Welcome back to our ongoing series: Kickstarter Hands-on. For years, I've avoided covering anything having to do with Kickstarter because of the chancy nature of some of the projects.
But because Kickstarter's rules have evolved to require prototypes for physical projects, the odds of getting what you "back" have increased. That said, I am explicitly not recommending you back any projects. I am also not evaluating projects based on the team or their viability.
Instead, I will devote the occasional Kickstarter Hands-on (and, by extension other crowdfunding sites' projects) to evaluations of products I can actually hold and use. That way, we can look at innovative projects and ideas and at the same time be sure the project has made it far enough in the prototyping stage to have small-run manufacturing so that we can test out the product for real.
This time, I'm looking at the XDO Pantera Pico mini PC. My colleague, ZDNet's Eileen Brown, did a formal review of the product last week. But XDO sent me a unit as well, and you know I couldn't resist giving it a spin.
Eileen covered a lot of the key details, so go ahead and read her review. I specifically wanted to get a handle on size and performance. This is an extremely small PC running full Windows 10. I wanted to know whether it was small in performance as well.
TL;DR: It ain't fast.
How tiny is this thing?
Small. Really small. Fits in the palm of your hand small. Wait, I can do better than describe it. Here's a picture of it sitting on top of a Mac mini:
And here's a picture of it sitting in front of the Dell Vostro, a machine I'd normally associate with sleek and small, but which looks positively like a monster next to the XDO Pantera.
The unit arrived in my mail in a product-ready condition. Had I not known this was a Kickstarter project, I would have assumed it was a product already in volume production.
The company seems to consider this a portable PC. Their idea is that they have a portable projector and a folding keyboard, and if you pair the cube PC with those devices along with a mouse and an external battery brick, you can carry it with you.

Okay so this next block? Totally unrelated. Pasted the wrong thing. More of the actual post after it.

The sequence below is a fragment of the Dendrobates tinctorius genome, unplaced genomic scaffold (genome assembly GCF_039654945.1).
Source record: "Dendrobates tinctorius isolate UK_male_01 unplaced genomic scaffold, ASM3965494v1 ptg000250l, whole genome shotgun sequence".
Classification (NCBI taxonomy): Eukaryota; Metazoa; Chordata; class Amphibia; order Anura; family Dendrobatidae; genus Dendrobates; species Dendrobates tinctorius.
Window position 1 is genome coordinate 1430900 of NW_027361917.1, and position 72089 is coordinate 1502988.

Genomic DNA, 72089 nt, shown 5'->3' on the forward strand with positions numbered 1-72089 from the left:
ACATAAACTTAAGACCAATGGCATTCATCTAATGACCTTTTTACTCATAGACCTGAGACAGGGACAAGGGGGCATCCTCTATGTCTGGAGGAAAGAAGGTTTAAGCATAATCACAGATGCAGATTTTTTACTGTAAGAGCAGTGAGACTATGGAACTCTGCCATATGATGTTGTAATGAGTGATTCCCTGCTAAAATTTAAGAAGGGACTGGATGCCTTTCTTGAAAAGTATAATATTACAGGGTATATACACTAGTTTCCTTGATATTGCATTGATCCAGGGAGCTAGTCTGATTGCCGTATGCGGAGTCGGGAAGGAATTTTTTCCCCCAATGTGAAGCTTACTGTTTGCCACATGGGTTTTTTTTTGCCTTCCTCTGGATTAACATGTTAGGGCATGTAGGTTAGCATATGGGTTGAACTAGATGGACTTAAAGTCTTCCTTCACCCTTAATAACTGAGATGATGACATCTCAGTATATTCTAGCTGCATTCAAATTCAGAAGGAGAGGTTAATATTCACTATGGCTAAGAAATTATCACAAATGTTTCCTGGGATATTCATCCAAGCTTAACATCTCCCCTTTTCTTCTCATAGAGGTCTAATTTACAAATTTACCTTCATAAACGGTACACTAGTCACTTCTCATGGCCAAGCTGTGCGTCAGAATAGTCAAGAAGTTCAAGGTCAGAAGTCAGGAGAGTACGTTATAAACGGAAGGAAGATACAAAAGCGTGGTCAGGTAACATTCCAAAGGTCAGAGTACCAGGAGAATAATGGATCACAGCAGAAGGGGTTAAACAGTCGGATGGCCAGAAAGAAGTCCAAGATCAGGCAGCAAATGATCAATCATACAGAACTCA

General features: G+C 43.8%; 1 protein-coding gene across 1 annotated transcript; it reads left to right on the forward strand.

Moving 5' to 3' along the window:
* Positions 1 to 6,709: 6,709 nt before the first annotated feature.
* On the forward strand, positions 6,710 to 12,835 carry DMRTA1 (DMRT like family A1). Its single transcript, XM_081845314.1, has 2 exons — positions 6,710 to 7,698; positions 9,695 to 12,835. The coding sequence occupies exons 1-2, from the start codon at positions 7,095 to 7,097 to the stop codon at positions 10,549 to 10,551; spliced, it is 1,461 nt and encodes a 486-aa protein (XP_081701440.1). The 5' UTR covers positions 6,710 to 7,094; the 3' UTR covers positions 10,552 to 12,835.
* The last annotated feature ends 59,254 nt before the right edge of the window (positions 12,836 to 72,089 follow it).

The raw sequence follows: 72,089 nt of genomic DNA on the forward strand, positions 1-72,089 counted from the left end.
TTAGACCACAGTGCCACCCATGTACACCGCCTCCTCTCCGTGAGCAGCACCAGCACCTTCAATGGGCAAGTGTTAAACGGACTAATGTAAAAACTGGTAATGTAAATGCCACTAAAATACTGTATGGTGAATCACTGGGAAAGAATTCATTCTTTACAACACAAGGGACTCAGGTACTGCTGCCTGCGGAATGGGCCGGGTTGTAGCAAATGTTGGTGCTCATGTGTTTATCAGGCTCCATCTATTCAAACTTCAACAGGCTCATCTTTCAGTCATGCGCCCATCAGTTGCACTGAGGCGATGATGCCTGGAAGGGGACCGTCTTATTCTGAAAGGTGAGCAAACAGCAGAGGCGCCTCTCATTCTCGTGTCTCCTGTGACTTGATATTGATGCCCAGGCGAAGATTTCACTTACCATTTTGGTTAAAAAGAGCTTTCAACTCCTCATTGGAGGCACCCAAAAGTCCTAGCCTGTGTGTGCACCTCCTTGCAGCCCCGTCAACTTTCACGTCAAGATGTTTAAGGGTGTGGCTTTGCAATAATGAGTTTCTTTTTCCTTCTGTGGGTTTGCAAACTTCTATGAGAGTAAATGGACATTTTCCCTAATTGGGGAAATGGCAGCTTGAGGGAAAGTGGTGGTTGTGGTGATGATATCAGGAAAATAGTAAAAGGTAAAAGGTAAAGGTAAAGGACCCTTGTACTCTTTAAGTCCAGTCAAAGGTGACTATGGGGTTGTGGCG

I'm not entirely sure why you'd want to do that when the form factor of a laptop is so proven, but hey, they did cram a lot into a tiny cube -- a relatively slow, tiny cube.
Let's start with this machine's GeekBench score:
Now, let's compare it to the Dell Vostro:
The Vostro's single threaded score of 1428 is three times faster than the 454 of the XDO Pantera. The Vostro's multi-threaded score of 5429 is three and a half times faster than the XDO's 1544.
Now, to be fair, the Vostro is running a Tiger Lake i5. The XDO Pantera is running a Gemini Lake Celeron. But they're not that far off in terms of spec. One is running 8GB RAM and the other 16, but both have more than enough for basic testing. The Gemini Lake Celeron and the Tiger Lake i5 both have four cores, but the Celeron is running a base clock speed of 2GHz while the i5 has a base clock of 2.79GHz.
Honestly, the specs don't justify the XDO Pantera running three times slower than the Vostro, which itself is not intended as a high performance machine.
Just for kicks, I decided to benchmark both machines against a 2012 i7 Mac mini.
While the Mac mini is substantially slower than the Vostro, it's still notably faster than the XDO Pantera. And it's almost nine years old.
So, who is this for?
Well, assuming the device makes it into regular production, it will be cheap: $219. I definitely don't see this as a portable machine and I don't think the XDO folks really have a handle on its user profile.
Where this would work out is replacing aging machines in offices, where people already have keyboards, monitors, and mice. This is something that could sit at the base of a monitor and certainly would work well enough accessing cloud-based apps and running the occasional Windows-only application while freeing up desk or floor space from larger, older standalone units.
It's not really powerful enough to run as an entertainment center PC, but if you just wanted a web browser hooked up to your big screen TV, this would do that task relatively well.
It's definitely not a home run, but it's inexpensive enough and slick enough to be cool.
So, there you go. Let me know what you think of this machine. Have you backed Kickstarter projects before? Can you think of a better use for this machine than the scenarios I proposed? Let us know in the comments below.
Disclaimer: The author does not recommend this nor any other Kickstarter project. I do not advocate backing any Kickstarter projects and recommend that if you do decide to back one, you go in with your eyes open. Many Kickstarter projects are resounding successes, but there have also been quite a few disappointments. Backer beware.